There have been some electroacoustic composers who have done pieces based on the exploration of the qualities of a natural sound object[6]. Here, the tools used to vary a sound are not the same tools as for written music to vary a rhythmic or melodic motive. Electroacoustic composers have used analog and now digital technology to transform a sound as an artist uses different tools to work with stone in order to create a sculpture. This way of working with sound as an artisan is something quite new. By converting an analog sound into binary numbers (ADC), it can be analyzed with the Fast Fourier Transform (FFT), the resulting analysis altered, and the sound re-synthesized. Through this technique we can now open the sound object and explore both its morphological and spectral qualities, and then be able to manipulate them (Risset, 1991)[7]. In this way, we have discovered the hidden characteristics of sound, and moved a step further from just abstracting it from its context through recording. This is very important to music and to our knowledge of the sound domain.

Acousticians are presently discovering different properties about timbre in sound, but these investigations remain abstract and removed from easy public access. For this reason, I think that the electroacoustic composer should have the social role to reveal the characteristics of the inner world of sound through his/her music. In fact, this has been done in other artistic fields. Visual artists for example have always been concerned about showing their subjective view of the hidden qualities of visual representation by transforming it. If we go back to the beginning of this century, we can see how expressionism tried to express the human psyche by painting deformed personages. In a different way, cubism tried to synthesize different qualities about a subject in the same painting, by cutting, dissecting, and superimposing its elements in a geometric way. These formal painting techniques can be analogous to the different electroacoustic techniques with which we transform natural sound objects. However, working with environmental sounds is like working with real images which are much more compelling than an abstract representation. Even with electroacoustic sound coming from speakers we have the sensation of listening to something real, and for this reason, it is very tempting for composers to take advantage of the metaphoric quality of sound to enrich their musical work.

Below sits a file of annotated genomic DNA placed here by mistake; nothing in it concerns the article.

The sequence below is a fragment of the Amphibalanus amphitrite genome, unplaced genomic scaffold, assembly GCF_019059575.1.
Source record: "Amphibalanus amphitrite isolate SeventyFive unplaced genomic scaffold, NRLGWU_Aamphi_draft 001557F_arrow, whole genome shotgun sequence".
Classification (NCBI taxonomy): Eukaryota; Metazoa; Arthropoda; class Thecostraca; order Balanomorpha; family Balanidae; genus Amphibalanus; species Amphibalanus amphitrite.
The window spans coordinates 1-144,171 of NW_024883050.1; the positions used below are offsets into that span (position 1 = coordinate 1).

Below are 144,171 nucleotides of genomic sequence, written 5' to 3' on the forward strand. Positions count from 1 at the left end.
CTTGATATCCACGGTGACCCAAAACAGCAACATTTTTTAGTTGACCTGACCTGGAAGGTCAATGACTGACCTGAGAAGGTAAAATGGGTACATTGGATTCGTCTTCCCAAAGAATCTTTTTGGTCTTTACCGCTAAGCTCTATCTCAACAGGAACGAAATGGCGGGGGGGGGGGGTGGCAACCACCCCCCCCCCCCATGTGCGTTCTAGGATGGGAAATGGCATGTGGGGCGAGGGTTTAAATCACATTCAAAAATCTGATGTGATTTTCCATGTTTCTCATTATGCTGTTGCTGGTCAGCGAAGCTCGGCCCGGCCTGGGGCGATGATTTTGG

By processing an environmental sound we affect not only its physical characteristics (timbre), but also its metaphorical meaning. With some of the techniques developed in digital technology, we can apply the spectral envelope of a sound to another by multiplying their signals, producing a hybrid sound as a result. This method is called cross synthesis, and with it we could get for example the sound of a trumpet articulated as a barking dog, or a dog barking with a human voice. This allows us to create a large diversity of metaphoric images starting from the same sound object. There are many other digital techniques to transform a sound object which could change its signification, that I can’t explain here in detail. I would prefer now to explain through my personal experience, how to unfold a natural sound object in a composition, in order to explore its physical and metaphoric qualities.